Pieper helps remove danger in ductwork
By Mark Sherry
Mark Sherry photo
Jason Pieper hooks up the giant vaccum tube which helps remove dust, dirt, mold and anything else stuck in furnace ducts. The brush in the foreground is another tool which helps do the job of providing cleaner air to breathe.

There are things lurking in your home which can attack you—and Jason Pieper is the guy who can prevent that.

Furnace ducts are collection points for dirt, dust and animal dander, and they are breeding grounds for mold, mildew and pollen. The American College of Allergies has said that 50 percent of all illness is aggravated or caused by polluted indoor air, while the Environmental Protection Agency has said that levels of air pollution inside the home can be two to five times higher than outdoor levels.

That is where Pieper’s Indoor Aire-Care enters the picture.

Since starting his business last July, Pieper has been busy cleaning ducts and dryer vents throughout the area. Based out of his home in Kiel, Pieper said he will travel throughout the region to help improve the air quality in the homes of his customers.

Those customers are often surprised at what comes out of their home’s air ducts. “I show them how much I get out,” Pieper said. “The last guy said, ‘I’m not sure if I’m happy or grossed out.”

Out of sight, out of mind

Therein lies the issue with dirty ducts. If it is out of sight—as air ducts are—it is often out of mind. But in this age when people are trying to live healthier lifestyles, it only makes sense to think about the air people are breathing as well. Given that the average person spends 90 percent of their time indoors—and given what the EPA says about indoor air pollution— it might be time to call Pieper’s Indoor Aire-Care at (920) 207-3297.

Pieper’s business uses the most advanced air duct cleaning system available, designed and manufactured by one of the leading manufacturers of filtered vacuum equipment in the U. S. The powerful vacuum system is first connected to the air duct near the furnace. Various tools—including brushes—are used to dislodge contaminants and debris in the ducts. Pieper said the vacuum has been known to suck quarters out of vents. The vacuum pulls the contaminants out of the duct and through the filtration system. Once the system is cleaned, all access points are resealed and the cleaned ducts are returned to their original condition.

Having pets or smokers in the home can contribute to dirty ducts. Experiencing headaches, nausea, or burning sensations in the nose, throat or eyes when inside the home can be signals that the ducts need to be cleaned. Pieper said ducts should be cleaned every four to seven years on average.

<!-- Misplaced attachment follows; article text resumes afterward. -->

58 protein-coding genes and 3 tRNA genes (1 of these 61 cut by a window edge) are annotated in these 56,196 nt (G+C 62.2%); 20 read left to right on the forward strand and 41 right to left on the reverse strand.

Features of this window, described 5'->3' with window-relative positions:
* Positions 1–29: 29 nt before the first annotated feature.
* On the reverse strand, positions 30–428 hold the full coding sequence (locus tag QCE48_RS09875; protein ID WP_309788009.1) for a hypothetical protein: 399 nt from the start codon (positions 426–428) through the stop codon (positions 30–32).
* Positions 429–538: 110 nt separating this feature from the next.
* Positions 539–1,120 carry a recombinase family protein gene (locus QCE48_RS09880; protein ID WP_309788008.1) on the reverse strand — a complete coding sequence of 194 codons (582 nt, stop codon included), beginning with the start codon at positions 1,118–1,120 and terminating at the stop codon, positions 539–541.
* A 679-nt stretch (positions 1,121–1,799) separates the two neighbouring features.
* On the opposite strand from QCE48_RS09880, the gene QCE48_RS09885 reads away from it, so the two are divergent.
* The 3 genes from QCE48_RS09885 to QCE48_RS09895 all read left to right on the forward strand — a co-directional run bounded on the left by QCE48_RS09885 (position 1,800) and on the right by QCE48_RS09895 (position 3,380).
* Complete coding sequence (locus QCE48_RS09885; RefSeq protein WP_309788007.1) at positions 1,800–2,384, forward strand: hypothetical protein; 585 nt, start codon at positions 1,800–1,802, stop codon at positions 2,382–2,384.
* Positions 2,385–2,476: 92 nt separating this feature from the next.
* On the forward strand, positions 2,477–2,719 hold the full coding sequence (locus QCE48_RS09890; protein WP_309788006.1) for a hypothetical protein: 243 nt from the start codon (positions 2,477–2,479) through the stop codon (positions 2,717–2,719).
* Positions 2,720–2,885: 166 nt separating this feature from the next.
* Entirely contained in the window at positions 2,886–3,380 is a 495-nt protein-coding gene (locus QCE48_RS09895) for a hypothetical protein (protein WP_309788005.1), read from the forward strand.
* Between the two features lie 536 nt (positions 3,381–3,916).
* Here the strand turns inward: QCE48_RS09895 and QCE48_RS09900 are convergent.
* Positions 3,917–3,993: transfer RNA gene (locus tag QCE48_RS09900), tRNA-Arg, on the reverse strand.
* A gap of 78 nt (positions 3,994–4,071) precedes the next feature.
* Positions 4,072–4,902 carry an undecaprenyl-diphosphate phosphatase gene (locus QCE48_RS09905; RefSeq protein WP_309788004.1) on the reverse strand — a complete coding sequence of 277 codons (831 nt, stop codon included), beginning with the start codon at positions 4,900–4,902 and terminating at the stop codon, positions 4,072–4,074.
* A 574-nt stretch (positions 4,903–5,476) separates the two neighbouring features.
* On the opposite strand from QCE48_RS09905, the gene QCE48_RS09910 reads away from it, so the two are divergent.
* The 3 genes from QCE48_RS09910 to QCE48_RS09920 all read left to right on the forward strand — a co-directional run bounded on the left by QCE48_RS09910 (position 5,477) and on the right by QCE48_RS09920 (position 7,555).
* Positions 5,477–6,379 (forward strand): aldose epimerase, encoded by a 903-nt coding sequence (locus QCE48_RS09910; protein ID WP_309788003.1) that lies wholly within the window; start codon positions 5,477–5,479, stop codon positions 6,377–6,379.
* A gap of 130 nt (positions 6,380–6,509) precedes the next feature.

In addition to the vacuum system, Pieper’s Indoor Aire Care also fogs the inside of the ducts for an additional $25 charge. The fogging process kills and helps keep mold, mildew and other contaminants from growing inside the ducts.

Three to six hours to clean

The duct cleaning process generally takes between three and six hours. Free estimates are available. Pieper also has the ability to use a camera to take pictures four to five feet inside the ducts to show homeowners their condition.

Pieper’s Indoor Aire Care does more than duct cleaning, however, as Pieper said that is about half of his current work load.

Pieper worked for other contractors in the heating, ventilation and air conditioning (HVAC) trade for about 10 years. He can do service work, new installation or replacement installation on any of those items, including forced air or boiler systems. Pieper’s Indoor Aire Care currently works with Payne furnaces, which are made by the well-known manufacturer Carrier.

Pieper said he also now has enough equipment to do sheet metal fabricating. In addition to residential work, he also does work for the commercial sector.

Centrally located

The Howards Grove High School graduate said he moved to Kiel because he “had just as many friends in Kiel as Howards Grove.” He said he likes the fact that Kiel is centrally located between other larger cities, and he has done a lot of work in Sheboygan and Manitowoc.

Pieper is currently a one-man shop, but he said he envisions the day when he might need to open a shop other than his garage at home and also add one or more employees. One of his brothers also works in the HVAC industry, and all four of his brothers—John, Josh and twins Jeremy and Jesse—have been known to lend Jason a hand when he needs help with his business. His girlfriend, Jamie Otto, handles the bookkeeping and office work for the growing business.

“It got busier quicker than I anticipated,” Pieper said, saying he had hoped to have a couple months to set up his business after leaving his previous employer. Instead, calls started coming right away. “My biggest worry was not having any work,” he said. “I don’t have to worry about that anymore.”

Pieper said he works to provide quality service at an affordable price. He said his knowledge and experience combined with his strong values is helping him gain a foothold in the marketplace.